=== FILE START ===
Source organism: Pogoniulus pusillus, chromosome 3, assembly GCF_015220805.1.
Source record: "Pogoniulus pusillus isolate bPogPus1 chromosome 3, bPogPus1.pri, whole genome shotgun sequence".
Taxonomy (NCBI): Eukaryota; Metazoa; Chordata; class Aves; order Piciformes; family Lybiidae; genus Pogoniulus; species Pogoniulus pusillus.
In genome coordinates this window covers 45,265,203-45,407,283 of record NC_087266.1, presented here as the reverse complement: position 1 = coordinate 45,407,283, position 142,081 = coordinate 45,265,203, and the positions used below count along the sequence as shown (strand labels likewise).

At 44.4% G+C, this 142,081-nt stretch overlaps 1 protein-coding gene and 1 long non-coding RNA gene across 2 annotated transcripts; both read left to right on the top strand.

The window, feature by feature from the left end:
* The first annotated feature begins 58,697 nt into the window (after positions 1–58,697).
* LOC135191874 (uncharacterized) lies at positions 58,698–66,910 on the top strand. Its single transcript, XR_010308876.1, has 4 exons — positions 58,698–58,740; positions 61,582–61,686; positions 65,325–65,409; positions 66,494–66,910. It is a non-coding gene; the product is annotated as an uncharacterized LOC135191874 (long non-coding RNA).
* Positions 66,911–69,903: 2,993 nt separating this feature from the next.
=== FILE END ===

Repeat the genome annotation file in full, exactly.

Source organism: Pogoniulus pusillus, chromosome 3, assembly GCF_015220805.1.
Source record: "Pogoniulus pusillus isolate bPogPus1 chromosome 3, bPogPus1.pri, whole genome shotgun sequence".
Taxonomy (NCBI): Eukaryota; Metazoa; Chordata; class Aves; order Piciformes; family Lybiidae; genus Pogoniulus; species Pogoniulus pusillus.
In genome coordinates this window covers 45,265,203-45,407,283 of record NC_087266.1, presented here as the reverse complement: position 1 = coordinate 45,407,283, position 142,081 = coordinate 45,265,203, and the positions used below count along the sequence as shown (strand labels likewise).

At 44.4% G+C, this 142,081-nt stretch overlaps 1 protein-coding gene and 1 long non-coding RNA gene across 2 annotated transcripts; both read left to right on the top strand.

The window, feature by feature from the left end:
* The first annotated feature begins 58,697 nt into the window (after positions 1–58,697).
* LOC135191874 (uncharacterized) lies at positions 58,698–66,910 on the top strand. Its single transcript, XR_010308876.1, has 4 exons — positions 58,698–58,740; positions 61,582–61,686; positions 65,325–65,409; positions 66,494–66,910. It is a non-coding gene; the product is annotated as an uncharacterized LOC135191874 (long non-coding RNA).
* Positions 66,911–69,903: 2,993 nt separating this feature from the next.